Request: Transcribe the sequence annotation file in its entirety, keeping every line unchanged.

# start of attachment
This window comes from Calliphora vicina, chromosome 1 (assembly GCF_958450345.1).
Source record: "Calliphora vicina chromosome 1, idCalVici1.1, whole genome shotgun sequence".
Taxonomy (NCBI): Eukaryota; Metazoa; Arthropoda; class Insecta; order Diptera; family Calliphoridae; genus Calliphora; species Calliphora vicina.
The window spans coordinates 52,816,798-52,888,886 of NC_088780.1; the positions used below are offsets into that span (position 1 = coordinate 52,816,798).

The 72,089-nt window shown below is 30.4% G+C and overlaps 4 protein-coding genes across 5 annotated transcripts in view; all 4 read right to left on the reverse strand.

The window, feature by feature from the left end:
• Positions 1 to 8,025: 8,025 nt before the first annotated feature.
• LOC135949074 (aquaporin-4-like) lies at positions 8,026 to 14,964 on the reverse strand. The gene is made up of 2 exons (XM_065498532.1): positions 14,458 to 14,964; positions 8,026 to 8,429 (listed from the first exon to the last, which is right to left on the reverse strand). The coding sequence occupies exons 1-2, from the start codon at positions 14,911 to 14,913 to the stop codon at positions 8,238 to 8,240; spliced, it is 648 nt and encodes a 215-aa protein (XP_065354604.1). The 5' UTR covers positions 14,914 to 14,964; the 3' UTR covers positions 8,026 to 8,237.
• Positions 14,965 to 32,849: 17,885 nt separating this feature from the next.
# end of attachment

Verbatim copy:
This window comes from Calliphora vicina, chromosome 1 (assembly GCF_958450345.1).
Source record: "Calliphora vicina chromosome 1, idCalVici1.1, whole genome shotgun sequence".
Taxonomy (NCBI): Eukaryota; Metazoa; Arthropoda; class Insecta; order Diptera; family Calliphoridae; genus Calliphora; species Calliphora vicina.
The window spans coordinates 52,816,798-52,888,886 of NC_088780.1; the positions used below are offsets into that span (position 1 = coordinate 52,816,798).

The 72,089-nt window shown below is 30.4% G+C and overlaps 4 protein-coding genes across 5 annotated transcripts in view; all 4 read right to left on the reverse strand.

The window, feature by feature from the left end:
• Positions 1 to 8,025: 8,025 nt before the first annotated feature.
• LOC135949074 (aquaporin-4-like) lies at positions 8,026 to 14,964 on the reverse strand. The gene is made up of 2 exons (XM_065498532.1): positions 14,458 to 14,964; positions 8,026 to 8,429 (listed from the first exon to the last, which is right to left on the reverse strand). The coding sequence occupies exons 1-2, from the start codon at positions 14,911 to 14,913 to the stop codon at positions 8,238 to 8,240; spliced, it is 648 nt and encodes a 215-aa protein (XP_065354604.1). The 5' UTR covers positions 14,914 to 14,964; the 3' UTR covers positions 8,026 to 8,237.
• Positions 14,965 to 32,849: 17,885 nt separating this feature from the next.